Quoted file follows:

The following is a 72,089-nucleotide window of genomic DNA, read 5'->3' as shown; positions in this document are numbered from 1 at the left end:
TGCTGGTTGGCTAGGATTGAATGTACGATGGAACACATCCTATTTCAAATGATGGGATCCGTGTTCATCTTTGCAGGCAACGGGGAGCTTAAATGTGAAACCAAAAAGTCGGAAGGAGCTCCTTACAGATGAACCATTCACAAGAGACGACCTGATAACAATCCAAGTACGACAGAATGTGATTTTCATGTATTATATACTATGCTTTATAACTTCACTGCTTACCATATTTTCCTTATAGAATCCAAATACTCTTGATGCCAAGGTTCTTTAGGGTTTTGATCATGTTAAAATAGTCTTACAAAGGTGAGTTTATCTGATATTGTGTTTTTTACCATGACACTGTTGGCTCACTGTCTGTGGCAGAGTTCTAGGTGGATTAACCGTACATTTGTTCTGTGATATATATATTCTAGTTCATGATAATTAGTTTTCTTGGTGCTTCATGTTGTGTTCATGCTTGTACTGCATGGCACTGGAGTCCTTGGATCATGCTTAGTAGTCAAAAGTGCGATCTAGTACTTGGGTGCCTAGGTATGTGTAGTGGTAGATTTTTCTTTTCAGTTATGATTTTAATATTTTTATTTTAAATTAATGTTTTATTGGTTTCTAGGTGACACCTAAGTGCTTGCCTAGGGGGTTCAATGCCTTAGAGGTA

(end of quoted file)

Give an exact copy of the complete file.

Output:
The following is a 72,089-nucleotide window of genomic DNA, read 5'->3' as shown; positions in this document are numbered from 1 at the left end:
TGCTGGTTGGCTAGGATTGAATGTACGATGGAACACATCCTATTTCAAATGATGGGATCCGTGTTCATCTTTGCAGGCAACGGGGAGCTTAAATGTGAAACCAAAAAGTCGGAAGGAGCTCCTTACAGATGAACCATTCACAAGAGACGACCTGATAACAATCCAAGTACGACAGAATGTGATTTTCATGTATTATATACTATGCTTTATAACTTCACTGCTTACCATATTTTCCTTATAGAATCCAAATACTCTTGATGCCAAGGTTCTTTAGGGTTTTGATCATGTTAAAATAGTCTTACAAAGGTGAGTTTATCTGATATTGTGTTTTTTACCATGACACTGTTGGCTCACTGTCTGTGGCAGAGTTCTAGGTGGATTAACCGTACATTTGTTCTGTGATATATATATTCTAGTTCATGATAATTAGTTTTCTTGGTGCTTCATGTTGTGTTCATGCTTGTACTGCATGGCACTGGAGTCCTTGGATCATGCTTAGTAGTCAAAAGTGCGATCTAGTACTTGGGTGCCTAGGTATGTGTAGTGGTAGATTTTTCTTTTCAGTTATGATTTTAATATTTTTATTTTAAATTAATGTTTTATTGGTTTCTAGGTGACACCTAAGTGCTTGCCTAGGGGGTTCAATGCCTTAGAGGTA